What Is It?
Asthma is a common respiratory condition which affects people of all ages. It is the most common disease of childhood. In Canada, about 15% of children have asthma. The incidence and mortality rates of asthma are increasing worldwide. At present, there is no known cure for asthma, but understanding how asthma affects the lungs and controlling asthma symptoms can improve the quality of life.
People with asthma have extra sensitive airways. Three things happen to the respiratory system during an asthma attack: the muscles around the bronchi (air tubes) tighten; the inner linings of the bronchi swell; and an excessive amount of mucus is produced. As a result, it is difficult for the child with asthma to breathe.
Many children with asthma have a relatively mild form, which is fairly easily controlled. Other children with moderate or severe asthma may exhibit more symptoms, including dry cough, wheezing and difficulty breathing. On occasion, any asthmatic child may experience severe breathing difficulty. Such episodes should be regarded as emergencies requiring immediate treatment.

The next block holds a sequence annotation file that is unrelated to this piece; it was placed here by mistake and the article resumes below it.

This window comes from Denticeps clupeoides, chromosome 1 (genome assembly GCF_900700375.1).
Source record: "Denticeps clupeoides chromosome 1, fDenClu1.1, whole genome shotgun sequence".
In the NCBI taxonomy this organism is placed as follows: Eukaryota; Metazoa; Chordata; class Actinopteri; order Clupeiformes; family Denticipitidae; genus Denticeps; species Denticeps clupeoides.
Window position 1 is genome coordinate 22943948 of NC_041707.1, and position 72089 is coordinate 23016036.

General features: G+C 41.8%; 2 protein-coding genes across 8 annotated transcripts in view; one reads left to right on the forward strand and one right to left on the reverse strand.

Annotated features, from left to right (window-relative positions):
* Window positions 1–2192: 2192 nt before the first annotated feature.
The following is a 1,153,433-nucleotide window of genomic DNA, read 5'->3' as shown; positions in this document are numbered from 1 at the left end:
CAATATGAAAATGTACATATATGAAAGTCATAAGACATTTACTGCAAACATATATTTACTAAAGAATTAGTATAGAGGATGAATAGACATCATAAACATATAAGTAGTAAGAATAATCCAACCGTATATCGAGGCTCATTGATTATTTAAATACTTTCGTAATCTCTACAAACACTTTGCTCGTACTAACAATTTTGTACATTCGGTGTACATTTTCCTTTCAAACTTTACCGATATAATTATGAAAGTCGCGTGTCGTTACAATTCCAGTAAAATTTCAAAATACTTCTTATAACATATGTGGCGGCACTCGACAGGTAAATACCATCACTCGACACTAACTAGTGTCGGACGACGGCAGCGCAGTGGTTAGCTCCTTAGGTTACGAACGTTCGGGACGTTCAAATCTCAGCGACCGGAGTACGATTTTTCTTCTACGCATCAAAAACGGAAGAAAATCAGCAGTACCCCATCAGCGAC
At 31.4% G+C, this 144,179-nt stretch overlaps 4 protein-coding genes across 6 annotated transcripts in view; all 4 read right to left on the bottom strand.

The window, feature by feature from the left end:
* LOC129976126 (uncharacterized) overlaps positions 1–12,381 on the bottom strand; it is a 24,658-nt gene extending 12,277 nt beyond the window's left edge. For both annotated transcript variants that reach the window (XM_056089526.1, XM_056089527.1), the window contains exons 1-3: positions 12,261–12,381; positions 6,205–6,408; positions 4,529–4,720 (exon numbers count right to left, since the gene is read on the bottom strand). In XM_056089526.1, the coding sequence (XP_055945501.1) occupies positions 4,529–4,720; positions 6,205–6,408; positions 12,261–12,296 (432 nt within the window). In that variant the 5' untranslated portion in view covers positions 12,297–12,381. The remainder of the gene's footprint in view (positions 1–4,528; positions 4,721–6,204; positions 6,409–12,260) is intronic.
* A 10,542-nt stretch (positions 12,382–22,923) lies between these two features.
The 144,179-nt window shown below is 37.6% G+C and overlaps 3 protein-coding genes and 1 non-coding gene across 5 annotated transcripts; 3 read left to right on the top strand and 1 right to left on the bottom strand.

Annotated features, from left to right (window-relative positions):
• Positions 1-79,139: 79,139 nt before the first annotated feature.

Causes of asthma differ from person to person. Asthma triggers are the things that cause asthma symptoms. Common triggers include:
- allergic reactions
- the most common allergens are house dust, pollen, mold, animal dander, latex, feathers and foods
- respiratory infections and colds
- exercise;‚ air pollution, fumes, chemical odours or other strong odours
- cigarette smoke
- exposure to cold, windy or humid air, or sudden temperature changes
- fatigue, excitement or stress.